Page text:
My personal trainer says no running for a week and to take it easy. Well, I can certainly handle that! My first workout back was a 30 minute easy elliptical session three days post-race. I keep reading about other ladies that ran RnR who are jumping back in to jealousy-inducing workouts and have to check my ego at the door because we are all different. What works for someone else won't necessarily work for me.
Which brings me to . . . how I trained for this race. I made it pretty well known that I did very, very little running in my cobbled together half marathon training plan (based on the Hal Higdon Half Marathon Novice, swapping one running day for strength training). I ran three days a week, all of them roughly the same speed (no speed work, as speed work can equal injuries for me). Two shorter runs and one long run per week, never running more than one day in a row. The short runs were about the same distance each week, inching up in mileage very slowly until they were 5.5 miles at the end. My long run peaked at just over 11 miles two weeks out and that was the only week I ran over 20 miles total. Two other days per week I did strength training and two days per week were either complete rest or active rest.
Was I in peak form on race day? NO. But you know what? Last year I ran many more training miles, including speed work once a week, and even though I ran the same race 8 minutes faster, I killed myself in the process. Who knows if I could have hit that time again, but I wasn't willing to try! So, what I am trying to say is, I was trained enough. Enough to run the distance and enough to make it to the start line-- well, I won't say injury-free, but I will say . . .-- physically able to run the race.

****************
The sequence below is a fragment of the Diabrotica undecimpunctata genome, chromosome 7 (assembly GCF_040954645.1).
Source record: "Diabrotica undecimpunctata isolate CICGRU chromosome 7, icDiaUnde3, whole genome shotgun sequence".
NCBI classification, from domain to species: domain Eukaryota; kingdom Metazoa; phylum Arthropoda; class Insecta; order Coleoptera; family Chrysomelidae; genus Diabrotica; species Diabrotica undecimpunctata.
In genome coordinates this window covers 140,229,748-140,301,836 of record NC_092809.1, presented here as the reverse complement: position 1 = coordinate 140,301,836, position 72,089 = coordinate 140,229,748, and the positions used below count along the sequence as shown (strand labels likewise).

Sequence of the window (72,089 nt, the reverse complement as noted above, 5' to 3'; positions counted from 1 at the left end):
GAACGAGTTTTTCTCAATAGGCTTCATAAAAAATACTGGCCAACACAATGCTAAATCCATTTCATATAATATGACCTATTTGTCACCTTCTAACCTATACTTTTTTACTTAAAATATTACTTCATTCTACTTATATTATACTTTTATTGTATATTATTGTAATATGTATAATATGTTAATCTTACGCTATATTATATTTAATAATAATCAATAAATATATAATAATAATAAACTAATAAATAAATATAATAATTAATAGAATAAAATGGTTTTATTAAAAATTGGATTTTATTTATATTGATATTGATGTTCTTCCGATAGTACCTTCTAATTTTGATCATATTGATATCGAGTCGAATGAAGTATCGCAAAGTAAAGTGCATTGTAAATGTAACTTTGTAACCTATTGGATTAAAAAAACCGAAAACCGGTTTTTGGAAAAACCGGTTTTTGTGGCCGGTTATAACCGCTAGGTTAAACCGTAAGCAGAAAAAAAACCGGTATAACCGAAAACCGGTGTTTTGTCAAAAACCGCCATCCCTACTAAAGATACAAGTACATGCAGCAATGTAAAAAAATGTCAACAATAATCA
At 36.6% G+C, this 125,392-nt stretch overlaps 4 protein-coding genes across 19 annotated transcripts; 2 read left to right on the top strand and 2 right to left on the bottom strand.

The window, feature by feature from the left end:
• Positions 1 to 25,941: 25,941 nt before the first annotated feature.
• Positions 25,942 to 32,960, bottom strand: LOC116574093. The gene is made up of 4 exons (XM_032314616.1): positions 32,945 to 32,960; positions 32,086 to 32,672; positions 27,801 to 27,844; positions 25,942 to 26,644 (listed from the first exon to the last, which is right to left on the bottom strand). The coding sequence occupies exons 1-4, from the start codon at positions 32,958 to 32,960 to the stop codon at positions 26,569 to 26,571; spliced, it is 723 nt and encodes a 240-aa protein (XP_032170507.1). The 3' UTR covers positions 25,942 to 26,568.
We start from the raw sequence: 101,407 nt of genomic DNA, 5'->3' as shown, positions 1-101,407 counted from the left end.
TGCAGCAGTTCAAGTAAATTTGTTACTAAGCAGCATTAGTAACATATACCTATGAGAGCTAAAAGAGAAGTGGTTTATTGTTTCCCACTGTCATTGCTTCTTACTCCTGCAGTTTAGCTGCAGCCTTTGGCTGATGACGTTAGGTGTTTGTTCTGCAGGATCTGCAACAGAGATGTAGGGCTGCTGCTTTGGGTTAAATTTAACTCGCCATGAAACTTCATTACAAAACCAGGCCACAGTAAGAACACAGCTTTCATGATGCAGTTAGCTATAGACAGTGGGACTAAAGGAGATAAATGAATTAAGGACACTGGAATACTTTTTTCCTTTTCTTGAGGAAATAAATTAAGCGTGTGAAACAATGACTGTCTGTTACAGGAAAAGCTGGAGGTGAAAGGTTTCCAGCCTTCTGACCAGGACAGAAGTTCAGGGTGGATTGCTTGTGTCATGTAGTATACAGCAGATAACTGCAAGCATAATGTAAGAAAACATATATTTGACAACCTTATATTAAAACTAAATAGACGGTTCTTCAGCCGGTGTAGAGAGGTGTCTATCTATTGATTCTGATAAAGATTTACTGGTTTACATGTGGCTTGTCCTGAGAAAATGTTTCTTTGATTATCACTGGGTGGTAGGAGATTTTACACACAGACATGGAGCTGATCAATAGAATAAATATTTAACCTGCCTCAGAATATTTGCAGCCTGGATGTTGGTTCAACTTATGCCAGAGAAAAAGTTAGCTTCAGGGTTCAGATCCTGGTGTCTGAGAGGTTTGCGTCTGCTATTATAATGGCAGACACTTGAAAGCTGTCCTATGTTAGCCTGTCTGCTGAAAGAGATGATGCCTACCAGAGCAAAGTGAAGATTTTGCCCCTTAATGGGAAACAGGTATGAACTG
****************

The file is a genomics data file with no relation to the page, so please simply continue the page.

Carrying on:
Recently I have been looking up information online about how to run the least amount of miles necessary in training in order to be able to run a full marathon. Consensus seems to be that if you want to be great at running marathons that you need to put in the miles. However, not all of us want to be great, we just want to be good. Even good enough. I just want to be able to finish a full marathon (okay, my pride says finish it around 4:00) in one piece. There are a lot of reports of athletes training in all sorts of unconventional ways in order to run a marathon, often in seriously respectable times. I especially loved this article in Outside magazine about using Crossfit to help train for a marathon. In my mind Crossfit and long distance running don't blend, but apparently they can!
Could this be my holy grail?
Have you ever trained unconventionally for a full (or half) marathon? How did it work out for you?